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Live in the Clubs: Gordon Stone and Phish share a long history

Live in the Clubs: Gordon Stone and Phish share a long history

Back in the 1980s, Burlington, Vt., musician Gordon Stone took on a banjo student by the name of Mik
Live in the Clubs: Gordon Stone and Phish share a long history
Gordon Stone plays with his band Sunday night at The Parting Glass after the Phish show at SPAC.

Back in the 1980s, Burlington, Vt., musician Gordon Stone took on a banjo student by the name of Mike Gordon.

At the time, Stone was already making a name for himself on the local bluegrass scene with his virtuoso banjo and slide guitar playing. And Gordon was about to make a name for himself, too. He had just joined an up-and-coming band in the area as bassist.

“He said, ‘Oh, I’m starting a band,’ and I said, ‘Well, that’s nice,’ ” Stone said from his home in Waterbury, Vt.

“He took a few more banjo lessons — ‘Oh, we decided to call the band Phish, with a “P-h.” ’ I said, ‘OK . . . cool.’ He said ‘You’ve got to come down to Nectar’s and hear us.’ So I went, and I thought, eh, it’s OK; not bad, but not great. Then a year later they all were practicing — it was a year after they had first gotten together — and they were really great. They stuck with it, and it started to sound really good.”

The Gordon Stone Band, with special guests

When: 11 p.m. Sunday

Where: The Parting Glass, 40-42 Lake Ave., Saratoga Springs

How Much: $5

More Info: 583-1916, www.partingglasspub.com

Phish fans know the rest of the story — Stone ended up playing on Phish’s 1991 album “A Picture of Nectar” and on 1993’s “Rift,” and also joined the band on the road for some early shows. He has continued playing with Gordon’s other projects, including solo work and his honky-tonk band Ramble Dove.

When Phish heads to Saratoga Performing Arts Center on Sunday, a reunion of sorts could be in the cards. Stone is scheduled to play the show’s after-party with his band, including bassist Jon McCartan and drummer Caleb Bronz, at the Parting Glass at 11 p.m. that night, along with some “special guests.” He has extended an invitation to Phish to join him at the Glass, and may also be with the band on stage at SPAC, but until the night of the show he can’t be certain what exactly will happen.

“That’d be great; that would really be fun, but a lot of times you don’t really know until the last minute,” Stone said.

First time in a while

If it does happen, it will be the first time Stone has played with Phish in its entirety in more than 10 years. But the jam band is far from Stone’s only claim to fame — in the past, he’s done session work for Arlo Guthrie, The Dave Matthews Band and Jimmy Buffett, to name a few.

His main project, however, is his instrumental solo career, which encompasses six studio albums showcasing his skills on everything from free-form jazz instrumentals to funk jams to straight-up rock ’n’ roll.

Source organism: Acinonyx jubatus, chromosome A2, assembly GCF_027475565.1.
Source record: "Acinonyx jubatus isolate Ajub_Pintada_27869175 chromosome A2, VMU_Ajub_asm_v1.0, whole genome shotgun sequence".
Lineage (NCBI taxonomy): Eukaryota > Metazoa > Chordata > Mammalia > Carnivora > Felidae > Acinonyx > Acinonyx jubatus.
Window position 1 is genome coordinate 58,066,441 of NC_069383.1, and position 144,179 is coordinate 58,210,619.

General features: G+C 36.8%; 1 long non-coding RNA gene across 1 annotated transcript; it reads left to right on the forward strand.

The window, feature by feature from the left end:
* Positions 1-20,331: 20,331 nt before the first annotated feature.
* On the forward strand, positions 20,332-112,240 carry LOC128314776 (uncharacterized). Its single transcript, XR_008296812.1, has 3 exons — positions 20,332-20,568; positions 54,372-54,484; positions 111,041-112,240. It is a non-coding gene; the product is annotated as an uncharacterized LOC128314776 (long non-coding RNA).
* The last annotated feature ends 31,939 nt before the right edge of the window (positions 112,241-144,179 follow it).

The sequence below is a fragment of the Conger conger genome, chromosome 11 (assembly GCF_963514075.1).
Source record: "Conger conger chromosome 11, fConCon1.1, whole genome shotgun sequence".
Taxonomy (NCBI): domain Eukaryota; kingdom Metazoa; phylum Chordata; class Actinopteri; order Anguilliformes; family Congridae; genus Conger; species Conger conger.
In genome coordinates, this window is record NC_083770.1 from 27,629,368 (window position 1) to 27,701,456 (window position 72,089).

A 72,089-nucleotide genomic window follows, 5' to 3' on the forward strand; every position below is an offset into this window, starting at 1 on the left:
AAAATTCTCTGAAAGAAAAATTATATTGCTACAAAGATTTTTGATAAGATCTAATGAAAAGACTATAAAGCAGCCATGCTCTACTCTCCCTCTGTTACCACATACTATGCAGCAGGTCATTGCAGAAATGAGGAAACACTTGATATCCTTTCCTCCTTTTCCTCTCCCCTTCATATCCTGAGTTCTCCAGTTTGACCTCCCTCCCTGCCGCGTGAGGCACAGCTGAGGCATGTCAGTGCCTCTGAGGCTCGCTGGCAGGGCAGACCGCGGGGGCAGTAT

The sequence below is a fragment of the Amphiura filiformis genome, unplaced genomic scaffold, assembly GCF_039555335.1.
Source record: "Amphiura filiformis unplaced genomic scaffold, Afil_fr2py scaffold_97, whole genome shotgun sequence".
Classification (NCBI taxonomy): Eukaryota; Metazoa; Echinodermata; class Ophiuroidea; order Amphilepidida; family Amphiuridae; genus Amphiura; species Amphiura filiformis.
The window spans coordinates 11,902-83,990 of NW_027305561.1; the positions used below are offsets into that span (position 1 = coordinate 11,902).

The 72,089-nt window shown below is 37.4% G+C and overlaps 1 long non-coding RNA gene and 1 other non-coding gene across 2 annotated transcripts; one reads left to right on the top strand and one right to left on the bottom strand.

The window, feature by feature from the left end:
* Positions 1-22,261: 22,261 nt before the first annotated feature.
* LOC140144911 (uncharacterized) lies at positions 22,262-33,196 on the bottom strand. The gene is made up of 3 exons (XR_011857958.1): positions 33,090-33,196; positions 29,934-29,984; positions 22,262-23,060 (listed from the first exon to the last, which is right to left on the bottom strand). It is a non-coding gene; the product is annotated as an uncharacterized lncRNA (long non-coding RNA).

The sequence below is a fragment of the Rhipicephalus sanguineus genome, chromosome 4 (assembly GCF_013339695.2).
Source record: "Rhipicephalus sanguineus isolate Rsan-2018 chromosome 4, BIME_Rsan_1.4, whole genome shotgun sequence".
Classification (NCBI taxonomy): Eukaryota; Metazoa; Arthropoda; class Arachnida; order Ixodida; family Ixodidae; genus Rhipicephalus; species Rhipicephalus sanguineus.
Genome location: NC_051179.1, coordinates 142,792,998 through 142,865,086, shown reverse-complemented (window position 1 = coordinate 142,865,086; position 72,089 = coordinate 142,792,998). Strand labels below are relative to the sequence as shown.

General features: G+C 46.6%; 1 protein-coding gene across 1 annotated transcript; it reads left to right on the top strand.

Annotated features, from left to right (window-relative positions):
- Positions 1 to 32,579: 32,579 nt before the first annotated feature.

His latest album, “Night Shade,” which was recorded and released this year, finds Stone incorporating African rhythms into the mix with surprising results, such as on the slow-burning groove of “Snakehouse.”

The album’s closing track, “Kaki Lambe,” which translates to “Dance of the Devil Mask,” is a Senegalese groove with pedal steel improvisation by Stone and baritone sax by Eric Lawrence. But as Stone pointed out, although he hasn’t explored it much on his own solo albums, the idea of using African elements wasn’t entirely his own. “Years ago, I played in a local band called Zebra,” Stone said. “The leader of that band was Nigerian, and the music he wrote — he called it Afro-fusion — was kind of ahead of his time. He was playing that kind of stuff, writing stuff for American musicians and himself, so he was using banjo and pedal steel on tunes with African rhythms. . . . So the idea of using African drummers wasn’t really new to me; in this area in Vermont there’s a lot of Senegalese drummers.”

Elsewhere, the album tackles bluegrass and folk (“Jelly Cake Rag,” “Champ’s Reel”) and adds some new twists to standard jazz on a cover of Thelonious Monk’s “Well You Needn’t.” Phish keyboardist Page McConnell even shows up, playing organ on the haunting title track.

Along with his usual banjo and pedal steel, Stone also plays the piano and for the first time on one of his solo albums, standard guitar. This isn’t too much of a stretch, as Stone’s first instrument was piano. In the 1970s, while studying jazz at Berklee School of Music, he learned to play guitar as well.

“I just went for like a year, and decided I didn’t like it,” Stone said. “I went to college for a while too, and didn’t really like that. I thought I’d like music school, but I didn’t like that either. So I moved to Vermont and played in a bluegrass band. It works.”

Recording fast

The album was recorded in April and May at Phish’s Barn studio in Vermont, and self-released shortly afterward. Stone usually records quickly to keep up with his songwriting, which is constantly moving from one idea to the next.

“I’ve seen so many artists, bands that keep working on a project, keep working, and a year later they’re still working on the same project, but by then they’ve written new tunes, they’re playing with new players, they have new ideas,” Stone said. “For me, I’m always growing and evolving musically.”

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